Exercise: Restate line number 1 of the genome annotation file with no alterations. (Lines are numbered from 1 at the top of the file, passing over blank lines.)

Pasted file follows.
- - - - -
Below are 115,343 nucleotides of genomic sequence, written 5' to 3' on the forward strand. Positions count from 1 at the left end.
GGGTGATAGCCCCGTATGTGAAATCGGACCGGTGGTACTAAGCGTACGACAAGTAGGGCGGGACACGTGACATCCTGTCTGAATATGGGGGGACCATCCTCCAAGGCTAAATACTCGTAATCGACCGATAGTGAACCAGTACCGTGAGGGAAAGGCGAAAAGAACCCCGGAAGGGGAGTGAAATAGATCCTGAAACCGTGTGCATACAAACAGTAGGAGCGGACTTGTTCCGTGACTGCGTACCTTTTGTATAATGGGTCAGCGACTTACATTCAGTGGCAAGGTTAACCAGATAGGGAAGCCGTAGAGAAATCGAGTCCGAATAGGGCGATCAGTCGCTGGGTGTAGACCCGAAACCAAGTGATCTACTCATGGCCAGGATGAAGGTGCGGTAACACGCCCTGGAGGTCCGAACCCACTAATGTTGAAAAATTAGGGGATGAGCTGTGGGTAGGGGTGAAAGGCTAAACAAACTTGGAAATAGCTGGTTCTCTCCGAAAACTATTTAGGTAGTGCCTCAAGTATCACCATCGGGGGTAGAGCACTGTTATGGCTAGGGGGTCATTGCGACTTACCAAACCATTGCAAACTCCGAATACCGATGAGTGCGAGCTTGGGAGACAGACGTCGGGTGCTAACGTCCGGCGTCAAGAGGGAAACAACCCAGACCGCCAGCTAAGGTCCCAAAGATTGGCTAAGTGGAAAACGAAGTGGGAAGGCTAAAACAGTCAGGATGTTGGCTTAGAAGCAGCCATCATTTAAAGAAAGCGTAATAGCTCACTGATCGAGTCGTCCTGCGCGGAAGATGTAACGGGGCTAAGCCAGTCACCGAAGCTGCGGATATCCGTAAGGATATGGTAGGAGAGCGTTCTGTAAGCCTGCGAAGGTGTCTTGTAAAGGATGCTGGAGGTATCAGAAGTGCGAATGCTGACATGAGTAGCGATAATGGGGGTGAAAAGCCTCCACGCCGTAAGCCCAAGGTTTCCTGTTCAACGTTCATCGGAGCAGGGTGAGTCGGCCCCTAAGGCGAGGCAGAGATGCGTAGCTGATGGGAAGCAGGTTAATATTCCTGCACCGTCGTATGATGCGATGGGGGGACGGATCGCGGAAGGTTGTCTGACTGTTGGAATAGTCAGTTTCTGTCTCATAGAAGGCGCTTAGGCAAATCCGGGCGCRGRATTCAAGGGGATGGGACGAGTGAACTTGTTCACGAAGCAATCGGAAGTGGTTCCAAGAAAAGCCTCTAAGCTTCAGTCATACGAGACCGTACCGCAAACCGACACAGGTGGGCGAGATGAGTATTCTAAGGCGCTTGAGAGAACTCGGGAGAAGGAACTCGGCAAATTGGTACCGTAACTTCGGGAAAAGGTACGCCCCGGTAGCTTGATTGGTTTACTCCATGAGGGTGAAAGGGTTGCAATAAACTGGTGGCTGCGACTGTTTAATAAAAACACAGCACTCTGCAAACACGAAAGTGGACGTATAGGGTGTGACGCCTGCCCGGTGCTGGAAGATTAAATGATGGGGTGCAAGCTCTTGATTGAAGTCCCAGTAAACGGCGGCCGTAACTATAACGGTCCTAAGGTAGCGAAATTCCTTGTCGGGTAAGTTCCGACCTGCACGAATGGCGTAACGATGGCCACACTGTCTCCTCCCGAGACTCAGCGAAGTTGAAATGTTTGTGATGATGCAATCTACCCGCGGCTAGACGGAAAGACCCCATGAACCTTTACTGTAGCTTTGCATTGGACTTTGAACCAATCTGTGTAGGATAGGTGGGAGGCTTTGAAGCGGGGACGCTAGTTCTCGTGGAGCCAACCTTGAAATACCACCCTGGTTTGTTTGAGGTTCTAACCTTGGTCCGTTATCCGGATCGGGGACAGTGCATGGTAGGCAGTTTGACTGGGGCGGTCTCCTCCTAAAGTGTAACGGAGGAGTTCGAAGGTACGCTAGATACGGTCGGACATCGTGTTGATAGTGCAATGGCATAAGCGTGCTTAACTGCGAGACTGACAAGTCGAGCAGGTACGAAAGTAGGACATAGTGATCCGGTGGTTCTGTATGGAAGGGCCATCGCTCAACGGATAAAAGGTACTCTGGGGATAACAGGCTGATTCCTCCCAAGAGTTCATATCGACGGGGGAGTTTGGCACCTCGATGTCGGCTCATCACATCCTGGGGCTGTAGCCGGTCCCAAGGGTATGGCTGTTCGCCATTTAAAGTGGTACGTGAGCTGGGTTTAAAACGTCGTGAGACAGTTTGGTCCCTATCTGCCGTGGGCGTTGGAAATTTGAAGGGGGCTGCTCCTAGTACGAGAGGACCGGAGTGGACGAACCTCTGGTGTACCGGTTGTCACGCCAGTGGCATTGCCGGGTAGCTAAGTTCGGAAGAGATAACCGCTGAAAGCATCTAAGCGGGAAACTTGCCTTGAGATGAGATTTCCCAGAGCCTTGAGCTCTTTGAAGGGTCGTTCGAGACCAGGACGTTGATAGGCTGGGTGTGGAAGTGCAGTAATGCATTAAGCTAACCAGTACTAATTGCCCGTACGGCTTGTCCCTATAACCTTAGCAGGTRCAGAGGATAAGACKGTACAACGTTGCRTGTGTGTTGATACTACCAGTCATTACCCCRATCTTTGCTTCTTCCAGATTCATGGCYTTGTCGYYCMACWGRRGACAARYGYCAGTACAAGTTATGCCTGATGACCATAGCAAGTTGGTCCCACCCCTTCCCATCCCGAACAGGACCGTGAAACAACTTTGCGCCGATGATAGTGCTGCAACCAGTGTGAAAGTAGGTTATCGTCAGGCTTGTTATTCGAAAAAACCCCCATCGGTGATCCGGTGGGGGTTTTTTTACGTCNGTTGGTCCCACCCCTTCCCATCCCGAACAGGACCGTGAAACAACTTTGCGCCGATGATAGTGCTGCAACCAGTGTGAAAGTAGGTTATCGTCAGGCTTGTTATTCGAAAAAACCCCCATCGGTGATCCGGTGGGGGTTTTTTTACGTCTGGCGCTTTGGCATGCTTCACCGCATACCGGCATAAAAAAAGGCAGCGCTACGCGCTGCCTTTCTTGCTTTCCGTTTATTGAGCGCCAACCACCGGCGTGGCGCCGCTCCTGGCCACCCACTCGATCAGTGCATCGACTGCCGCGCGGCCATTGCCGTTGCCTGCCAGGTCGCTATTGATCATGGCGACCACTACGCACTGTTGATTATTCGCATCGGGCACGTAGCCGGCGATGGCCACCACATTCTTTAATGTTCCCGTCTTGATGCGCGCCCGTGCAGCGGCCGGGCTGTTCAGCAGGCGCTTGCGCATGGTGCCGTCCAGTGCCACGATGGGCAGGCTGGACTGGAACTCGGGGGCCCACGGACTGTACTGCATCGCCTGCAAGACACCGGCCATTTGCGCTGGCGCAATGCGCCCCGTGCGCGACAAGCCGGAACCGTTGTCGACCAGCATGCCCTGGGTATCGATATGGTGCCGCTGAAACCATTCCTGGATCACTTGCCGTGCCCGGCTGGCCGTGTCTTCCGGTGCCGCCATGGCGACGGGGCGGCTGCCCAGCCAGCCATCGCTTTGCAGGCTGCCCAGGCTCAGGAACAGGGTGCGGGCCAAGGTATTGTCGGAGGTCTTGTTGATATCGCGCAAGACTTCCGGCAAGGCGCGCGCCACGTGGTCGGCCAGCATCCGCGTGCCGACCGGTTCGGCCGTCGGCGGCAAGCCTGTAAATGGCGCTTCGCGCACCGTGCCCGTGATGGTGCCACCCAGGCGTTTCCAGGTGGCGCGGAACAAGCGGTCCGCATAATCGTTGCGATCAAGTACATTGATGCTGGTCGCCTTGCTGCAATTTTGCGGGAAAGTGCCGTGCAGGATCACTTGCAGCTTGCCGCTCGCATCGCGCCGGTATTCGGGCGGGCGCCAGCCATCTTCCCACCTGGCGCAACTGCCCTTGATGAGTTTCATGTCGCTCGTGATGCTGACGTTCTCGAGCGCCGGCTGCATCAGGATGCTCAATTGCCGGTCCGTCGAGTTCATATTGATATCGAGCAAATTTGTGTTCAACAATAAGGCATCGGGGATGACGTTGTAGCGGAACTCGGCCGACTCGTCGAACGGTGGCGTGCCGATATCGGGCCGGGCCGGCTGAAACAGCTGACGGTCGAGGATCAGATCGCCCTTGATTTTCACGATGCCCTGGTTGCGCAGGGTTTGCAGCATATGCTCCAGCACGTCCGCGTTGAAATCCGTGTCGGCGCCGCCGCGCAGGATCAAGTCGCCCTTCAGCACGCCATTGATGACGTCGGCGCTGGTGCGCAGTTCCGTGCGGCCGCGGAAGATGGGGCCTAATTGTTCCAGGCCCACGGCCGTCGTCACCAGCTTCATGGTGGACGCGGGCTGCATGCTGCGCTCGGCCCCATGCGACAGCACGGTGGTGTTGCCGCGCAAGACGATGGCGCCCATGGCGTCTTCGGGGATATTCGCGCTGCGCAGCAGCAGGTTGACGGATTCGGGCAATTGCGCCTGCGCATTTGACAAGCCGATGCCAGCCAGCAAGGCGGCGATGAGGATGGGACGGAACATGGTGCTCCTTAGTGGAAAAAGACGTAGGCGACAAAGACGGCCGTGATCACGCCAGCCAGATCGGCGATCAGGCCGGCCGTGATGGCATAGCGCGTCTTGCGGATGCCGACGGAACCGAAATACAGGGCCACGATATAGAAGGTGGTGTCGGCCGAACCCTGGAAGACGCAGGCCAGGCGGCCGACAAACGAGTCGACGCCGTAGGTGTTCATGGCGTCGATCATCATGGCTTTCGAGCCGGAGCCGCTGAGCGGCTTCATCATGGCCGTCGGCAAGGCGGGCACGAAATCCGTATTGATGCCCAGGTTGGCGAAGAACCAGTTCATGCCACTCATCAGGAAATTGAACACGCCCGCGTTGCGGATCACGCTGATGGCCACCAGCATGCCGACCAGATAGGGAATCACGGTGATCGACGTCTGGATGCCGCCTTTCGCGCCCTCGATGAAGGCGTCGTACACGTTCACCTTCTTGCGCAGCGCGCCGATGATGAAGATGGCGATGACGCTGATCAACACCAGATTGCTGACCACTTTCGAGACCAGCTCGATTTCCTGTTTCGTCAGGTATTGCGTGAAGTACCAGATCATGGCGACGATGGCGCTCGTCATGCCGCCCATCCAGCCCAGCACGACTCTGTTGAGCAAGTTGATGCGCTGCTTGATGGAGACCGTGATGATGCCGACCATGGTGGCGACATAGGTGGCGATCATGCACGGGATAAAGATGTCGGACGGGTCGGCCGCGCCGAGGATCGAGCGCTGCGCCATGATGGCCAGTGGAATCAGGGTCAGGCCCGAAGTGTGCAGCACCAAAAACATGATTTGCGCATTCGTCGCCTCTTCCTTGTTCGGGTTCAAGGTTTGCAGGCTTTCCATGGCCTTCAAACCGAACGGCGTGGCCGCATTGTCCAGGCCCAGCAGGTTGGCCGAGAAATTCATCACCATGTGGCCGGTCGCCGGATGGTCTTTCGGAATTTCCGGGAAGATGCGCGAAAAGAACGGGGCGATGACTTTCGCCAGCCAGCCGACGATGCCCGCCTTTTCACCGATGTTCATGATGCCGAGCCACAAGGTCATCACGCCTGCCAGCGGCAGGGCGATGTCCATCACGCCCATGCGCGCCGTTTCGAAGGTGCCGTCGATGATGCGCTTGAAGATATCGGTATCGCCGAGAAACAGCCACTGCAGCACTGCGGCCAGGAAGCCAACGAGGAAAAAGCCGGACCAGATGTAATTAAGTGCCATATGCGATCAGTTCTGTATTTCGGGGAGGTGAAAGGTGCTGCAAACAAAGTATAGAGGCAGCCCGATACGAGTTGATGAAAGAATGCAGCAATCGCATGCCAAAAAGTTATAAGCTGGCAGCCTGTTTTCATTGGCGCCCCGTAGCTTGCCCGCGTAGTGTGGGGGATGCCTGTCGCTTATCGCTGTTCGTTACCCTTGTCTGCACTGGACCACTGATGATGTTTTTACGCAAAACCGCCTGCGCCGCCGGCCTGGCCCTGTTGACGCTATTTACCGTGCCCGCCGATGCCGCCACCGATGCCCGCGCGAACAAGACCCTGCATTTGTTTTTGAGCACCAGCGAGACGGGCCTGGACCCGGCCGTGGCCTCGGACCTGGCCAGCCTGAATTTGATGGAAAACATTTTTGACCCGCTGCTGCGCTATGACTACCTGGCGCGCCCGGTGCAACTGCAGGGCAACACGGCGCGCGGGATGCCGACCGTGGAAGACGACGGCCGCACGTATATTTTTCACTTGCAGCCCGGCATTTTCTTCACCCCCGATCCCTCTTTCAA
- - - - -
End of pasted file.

Below are 115,343 nucleotides of genomic sequence, written 5' to 3' on the forward strand. Positions count from 1 at the left end.